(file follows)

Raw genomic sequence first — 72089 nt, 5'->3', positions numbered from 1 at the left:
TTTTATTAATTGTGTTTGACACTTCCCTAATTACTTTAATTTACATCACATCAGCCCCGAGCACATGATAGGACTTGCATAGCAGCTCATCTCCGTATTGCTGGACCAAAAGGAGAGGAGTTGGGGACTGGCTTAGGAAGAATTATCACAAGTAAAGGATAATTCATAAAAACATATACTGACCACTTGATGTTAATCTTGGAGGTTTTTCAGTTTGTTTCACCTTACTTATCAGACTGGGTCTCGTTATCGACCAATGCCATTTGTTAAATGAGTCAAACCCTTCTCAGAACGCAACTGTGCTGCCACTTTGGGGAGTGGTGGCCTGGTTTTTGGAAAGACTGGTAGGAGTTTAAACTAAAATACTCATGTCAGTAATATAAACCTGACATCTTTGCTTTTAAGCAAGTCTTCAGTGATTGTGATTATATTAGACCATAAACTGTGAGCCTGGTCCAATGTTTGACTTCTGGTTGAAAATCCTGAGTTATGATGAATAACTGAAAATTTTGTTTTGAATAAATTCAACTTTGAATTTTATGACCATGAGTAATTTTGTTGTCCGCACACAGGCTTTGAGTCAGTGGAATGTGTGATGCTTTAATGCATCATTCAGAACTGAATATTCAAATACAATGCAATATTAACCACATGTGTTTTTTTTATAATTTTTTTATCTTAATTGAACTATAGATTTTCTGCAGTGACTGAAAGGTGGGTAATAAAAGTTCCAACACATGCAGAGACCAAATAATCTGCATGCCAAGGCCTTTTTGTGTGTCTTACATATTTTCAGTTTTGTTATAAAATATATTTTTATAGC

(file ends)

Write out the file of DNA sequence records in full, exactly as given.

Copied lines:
Raw genomic sequence first — 72089 nt, 5'->3', positions numbered from 1 at the left:
TTTTATTAATTGTGTTTGACACTTCCCTAATTACTTTAATTTACATCACATCAGCCCCGAGCACATGATAGGACTTGCATAGCAGCTCATCTCCGTATTGCTGGACCAAAAGGAGAGGAGTTGGGGACTGGCTTAGGAAGAATTATCACAAGTAAAGGATAATTCATAAAAACATATACTGACCACTTGATGTTAATCTTGGAGGTTTTTCAGTTTGTTTCACCTTACTTATCAGACTGGGTCTCGTTATCGACCAATGCCATTTGTTAAATGAGTCAAACCCTTCTCAGAACGCAACTGTGCTGCCACTTTGGGGAGTGGTGGCCTGGTTTTTGGAAAGACTGGTAGGAGTTTAAACTAAAATACTCATGTCAGTAATATAAACCTGACATCTTTGCTTTTAAGCAAGTCTTCAGTGATTGTGATTATATTAGACCATAAACTGTGAGCCTGGTCCAATGTTTGACTTCTGGTTGAAAATCCTGAGTTATGATGAATAACTGAAAATTTTGTTTTGAATAAATTCAACTTTGAATTTTATGACCATGAGTAATTTTGTTGTCCGCACACAGGCTTTGAGTCAGTGGAATGTGTGATGCTTTAATGCATCATTCAGAACTGAATATTCAAATACAATGCAATATTAACCACATGTGTTTTTTTTATAATTTTTTTATCTTAATTGAACTATAGATTTTCTGCAGTGACTGAAAGGTGGGTAATAAAAGTTCCAACACATGCAGAGACCAAATAATCTGCATGCCAAGGCCTTTTTGTGTGTCTTACATATTTTCAGTTTTGTTATAAAATATATTTTTATAGC